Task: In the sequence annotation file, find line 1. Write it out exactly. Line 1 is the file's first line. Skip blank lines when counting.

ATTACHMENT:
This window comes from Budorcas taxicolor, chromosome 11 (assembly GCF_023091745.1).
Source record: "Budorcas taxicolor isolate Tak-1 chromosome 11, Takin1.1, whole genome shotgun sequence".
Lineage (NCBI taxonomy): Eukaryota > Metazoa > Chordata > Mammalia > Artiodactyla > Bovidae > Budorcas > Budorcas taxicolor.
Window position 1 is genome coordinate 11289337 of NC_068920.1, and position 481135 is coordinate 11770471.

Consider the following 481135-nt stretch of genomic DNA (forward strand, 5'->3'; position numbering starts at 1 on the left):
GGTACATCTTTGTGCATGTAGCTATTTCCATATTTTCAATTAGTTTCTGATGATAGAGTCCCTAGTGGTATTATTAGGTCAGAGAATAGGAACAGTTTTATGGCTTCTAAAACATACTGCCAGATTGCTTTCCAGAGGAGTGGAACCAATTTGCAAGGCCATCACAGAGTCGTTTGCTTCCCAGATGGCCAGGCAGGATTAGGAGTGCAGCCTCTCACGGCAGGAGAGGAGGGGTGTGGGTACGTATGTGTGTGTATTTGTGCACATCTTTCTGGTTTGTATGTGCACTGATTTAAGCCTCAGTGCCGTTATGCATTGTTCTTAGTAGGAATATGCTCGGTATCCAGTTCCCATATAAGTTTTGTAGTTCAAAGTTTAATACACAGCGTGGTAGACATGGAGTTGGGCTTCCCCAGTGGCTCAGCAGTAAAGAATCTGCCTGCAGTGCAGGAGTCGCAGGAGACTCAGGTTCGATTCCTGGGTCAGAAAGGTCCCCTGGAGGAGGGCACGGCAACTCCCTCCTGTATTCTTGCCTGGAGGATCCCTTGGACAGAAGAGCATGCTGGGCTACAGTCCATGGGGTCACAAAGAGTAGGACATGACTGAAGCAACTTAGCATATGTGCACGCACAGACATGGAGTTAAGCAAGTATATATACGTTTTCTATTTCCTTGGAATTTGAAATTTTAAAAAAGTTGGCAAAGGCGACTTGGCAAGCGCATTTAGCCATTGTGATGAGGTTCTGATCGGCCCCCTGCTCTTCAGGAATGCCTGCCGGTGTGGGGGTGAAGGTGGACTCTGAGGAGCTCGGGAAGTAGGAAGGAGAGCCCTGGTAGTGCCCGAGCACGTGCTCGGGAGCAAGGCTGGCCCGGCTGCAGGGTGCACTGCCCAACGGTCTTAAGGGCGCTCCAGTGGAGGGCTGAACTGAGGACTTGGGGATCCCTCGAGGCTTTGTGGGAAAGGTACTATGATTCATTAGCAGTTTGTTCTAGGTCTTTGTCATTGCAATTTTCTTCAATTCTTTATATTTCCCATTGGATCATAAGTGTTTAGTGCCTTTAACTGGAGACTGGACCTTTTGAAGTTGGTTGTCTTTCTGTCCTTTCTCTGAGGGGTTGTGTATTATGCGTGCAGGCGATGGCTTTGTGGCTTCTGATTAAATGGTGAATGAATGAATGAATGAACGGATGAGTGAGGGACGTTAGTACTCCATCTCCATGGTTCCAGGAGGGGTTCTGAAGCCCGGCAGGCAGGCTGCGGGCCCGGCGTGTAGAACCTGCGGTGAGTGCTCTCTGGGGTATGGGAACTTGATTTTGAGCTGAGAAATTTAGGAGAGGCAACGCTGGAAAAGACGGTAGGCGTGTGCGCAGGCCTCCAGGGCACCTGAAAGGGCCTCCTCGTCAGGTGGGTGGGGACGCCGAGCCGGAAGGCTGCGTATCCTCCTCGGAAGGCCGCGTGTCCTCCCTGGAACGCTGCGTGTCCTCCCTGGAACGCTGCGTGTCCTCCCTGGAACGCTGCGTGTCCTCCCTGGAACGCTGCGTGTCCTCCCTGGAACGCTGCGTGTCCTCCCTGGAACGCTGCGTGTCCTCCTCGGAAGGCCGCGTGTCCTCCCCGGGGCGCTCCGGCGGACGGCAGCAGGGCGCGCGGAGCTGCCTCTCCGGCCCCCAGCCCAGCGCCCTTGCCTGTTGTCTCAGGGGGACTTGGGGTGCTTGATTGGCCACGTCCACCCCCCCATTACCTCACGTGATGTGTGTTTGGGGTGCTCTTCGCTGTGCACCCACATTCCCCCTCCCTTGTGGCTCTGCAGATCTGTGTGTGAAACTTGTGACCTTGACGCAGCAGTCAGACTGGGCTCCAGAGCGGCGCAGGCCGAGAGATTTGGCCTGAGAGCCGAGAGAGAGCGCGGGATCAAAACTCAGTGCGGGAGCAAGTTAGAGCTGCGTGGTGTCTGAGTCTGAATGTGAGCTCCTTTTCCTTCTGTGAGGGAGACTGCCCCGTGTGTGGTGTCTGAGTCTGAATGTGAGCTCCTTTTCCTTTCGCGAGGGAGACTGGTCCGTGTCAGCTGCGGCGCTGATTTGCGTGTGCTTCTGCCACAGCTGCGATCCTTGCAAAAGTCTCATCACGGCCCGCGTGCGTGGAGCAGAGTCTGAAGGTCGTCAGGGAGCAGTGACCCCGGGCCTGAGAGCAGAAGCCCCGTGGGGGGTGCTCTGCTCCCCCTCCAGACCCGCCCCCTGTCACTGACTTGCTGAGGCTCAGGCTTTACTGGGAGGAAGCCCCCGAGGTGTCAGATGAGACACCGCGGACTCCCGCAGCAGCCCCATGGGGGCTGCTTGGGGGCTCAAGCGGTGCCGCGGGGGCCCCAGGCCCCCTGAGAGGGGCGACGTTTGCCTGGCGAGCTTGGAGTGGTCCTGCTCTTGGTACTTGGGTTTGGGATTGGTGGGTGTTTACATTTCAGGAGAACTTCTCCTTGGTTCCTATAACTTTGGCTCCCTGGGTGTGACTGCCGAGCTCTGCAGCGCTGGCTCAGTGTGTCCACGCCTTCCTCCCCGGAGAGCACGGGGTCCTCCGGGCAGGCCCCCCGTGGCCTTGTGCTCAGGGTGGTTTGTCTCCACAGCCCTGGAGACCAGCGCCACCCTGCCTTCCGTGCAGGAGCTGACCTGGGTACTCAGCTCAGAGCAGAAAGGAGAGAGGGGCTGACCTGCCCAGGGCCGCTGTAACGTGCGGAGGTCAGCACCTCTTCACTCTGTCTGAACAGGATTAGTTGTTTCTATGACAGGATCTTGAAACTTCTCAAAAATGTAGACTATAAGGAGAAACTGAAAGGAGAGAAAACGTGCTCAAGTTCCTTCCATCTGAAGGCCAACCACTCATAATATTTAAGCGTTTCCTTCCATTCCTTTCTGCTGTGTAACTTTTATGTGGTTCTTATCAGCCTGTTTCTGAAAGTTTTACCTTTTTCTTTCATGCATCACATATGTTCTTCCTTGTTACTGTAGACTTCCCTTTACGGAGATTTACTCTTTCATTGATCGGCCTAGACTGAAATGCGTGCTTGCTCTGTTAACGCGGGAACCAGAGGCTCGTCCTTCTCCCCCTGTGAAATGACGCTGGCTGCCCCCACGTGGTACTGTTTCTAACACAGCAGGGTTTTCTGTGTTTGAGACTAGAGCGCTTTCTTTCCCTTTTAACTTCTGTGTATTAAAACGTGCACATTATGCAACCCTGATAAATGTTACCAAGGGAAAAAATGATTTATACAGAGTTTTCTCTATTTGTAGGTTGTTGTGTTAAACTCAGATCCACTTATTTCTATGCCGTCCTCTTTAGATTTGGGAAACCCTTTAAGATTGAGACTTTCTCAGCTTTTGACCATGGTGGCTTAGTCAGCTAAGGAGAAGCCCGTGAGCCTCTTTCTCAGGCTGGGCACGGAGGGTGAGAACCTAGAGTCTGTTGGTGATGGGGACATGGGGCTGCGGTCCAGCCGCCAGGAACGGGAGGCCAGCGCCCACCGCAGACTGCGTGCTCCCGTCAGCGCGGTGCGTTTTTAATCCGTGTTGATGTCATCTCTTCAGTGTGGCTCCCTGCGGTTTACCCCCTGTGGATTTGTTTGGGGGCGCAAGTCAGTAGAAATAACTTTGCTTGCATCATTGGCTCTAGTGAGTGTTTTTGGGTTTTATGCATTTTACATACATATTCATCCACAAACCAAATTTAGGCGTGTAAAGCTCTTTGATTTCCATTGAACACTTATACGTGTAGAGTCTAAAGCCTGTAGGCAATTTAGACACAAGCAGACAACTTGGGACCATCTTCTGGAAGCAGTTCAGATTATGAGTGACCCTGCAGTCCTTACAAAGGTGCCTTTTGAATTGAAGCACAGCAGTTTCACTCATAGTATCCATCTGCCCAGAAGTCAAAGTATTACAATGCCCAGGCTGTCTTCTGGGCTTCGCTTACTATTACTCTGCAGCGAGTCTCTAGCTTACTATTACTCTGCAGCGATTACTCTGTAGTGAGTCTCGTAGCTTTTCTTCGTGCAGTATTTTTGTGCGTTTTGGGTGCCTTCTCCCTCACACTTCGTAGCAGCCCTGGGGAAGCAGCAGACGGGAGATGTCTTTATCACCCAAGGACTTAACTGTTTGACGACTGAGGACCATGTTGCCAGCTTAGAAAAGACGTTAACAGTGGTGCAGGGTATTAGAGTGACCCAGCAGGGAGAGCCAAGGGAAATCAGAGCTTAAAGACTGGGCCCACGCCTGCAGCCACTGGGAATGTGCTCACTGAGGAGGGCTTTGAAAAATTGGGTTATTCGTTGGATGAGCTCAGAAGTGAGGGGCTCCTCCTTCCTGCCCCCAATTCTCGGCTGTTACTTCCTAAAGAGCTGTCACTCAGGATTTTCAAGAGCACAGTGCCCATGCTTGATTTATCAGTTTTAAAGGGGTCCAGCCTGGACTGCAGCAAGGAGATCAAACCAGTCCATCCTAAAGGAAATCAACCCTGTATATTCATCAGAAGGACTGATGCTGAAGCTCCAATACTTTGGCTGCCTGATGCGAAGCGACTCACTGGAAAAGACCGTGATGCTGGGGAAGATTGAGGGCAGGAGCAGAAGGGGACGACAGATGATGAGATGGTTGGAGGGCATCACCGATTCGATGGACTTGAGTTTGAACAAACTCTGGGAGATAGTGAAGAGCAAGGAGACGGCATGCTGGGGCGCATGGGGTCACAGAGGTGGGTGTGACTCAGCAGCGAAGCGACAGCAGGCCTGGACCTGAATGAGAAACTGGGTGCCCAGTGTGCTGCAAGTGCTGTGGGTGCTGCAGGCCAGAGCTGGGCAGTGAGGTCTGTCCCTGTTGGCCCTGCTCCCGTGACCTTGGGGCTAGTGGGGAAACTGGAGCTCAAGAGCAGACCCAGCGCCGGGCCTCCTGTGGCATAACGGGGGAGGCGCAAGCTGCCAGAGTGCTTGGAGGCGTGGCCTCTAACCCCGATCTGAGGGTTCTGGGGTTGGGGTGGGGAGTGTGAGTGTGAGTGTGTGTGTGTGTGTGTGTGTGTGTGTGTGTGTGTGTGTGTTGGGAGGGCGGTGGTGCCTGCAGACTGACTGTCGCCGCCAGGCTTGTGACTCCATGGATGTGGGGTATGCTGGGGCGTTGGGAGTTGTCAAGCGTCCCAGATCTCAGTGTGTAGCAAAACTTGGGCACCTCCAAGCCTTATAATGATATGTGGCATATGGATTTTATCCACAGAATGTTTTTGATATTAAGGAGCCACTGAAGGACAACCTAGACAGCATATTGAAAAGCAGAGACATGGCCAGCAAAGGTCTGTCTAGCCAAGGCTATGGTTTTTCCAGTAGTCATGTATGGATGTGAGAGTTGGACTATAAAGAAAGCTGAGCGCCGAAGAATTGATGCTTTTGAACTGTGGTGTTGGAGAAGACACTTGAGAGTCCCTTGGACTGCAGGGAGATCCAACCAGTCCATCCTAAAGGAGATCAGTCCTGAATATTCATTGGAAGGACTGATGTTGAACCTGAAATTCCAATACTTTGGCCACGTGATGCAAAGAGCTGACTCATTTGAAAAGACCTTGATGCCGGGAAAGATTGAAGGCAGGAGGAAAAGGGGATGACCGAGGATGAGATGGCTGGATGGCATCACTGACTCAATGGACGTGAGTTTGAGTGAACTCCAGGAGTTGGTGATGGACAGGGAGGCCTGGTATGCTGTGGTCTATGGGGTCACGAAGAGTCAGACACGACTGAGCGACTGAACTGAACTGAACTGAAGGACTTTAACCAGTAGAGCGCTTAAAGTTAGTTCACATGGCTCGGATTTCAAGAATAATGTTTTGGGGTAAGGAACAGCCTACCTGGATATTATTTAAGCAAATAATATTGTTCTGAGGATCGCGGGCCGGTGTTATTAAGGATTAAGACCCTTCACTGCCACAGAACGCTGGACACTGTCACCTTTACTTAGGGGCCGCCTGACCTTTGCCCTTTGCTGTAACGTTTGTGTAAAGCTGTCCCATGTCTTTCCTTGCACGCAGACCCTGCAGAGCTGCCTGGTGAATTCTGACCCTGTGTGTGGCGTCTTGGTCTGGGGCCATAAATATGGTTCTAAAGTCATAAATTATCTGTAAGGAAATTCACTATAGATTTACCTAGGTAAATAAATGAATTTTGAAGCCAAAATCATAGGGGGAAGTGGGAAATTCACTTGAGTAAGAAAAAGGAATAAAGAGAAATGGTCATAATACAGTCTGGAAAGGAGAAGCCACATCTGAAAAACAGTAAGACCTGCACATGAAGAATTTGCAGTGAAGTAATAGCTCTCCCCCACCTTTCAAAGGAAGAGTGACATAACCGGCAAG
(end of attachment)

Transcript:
This window comes from Budorcas taxicolor, chromosome 11 (assembly GCF_023091745.1).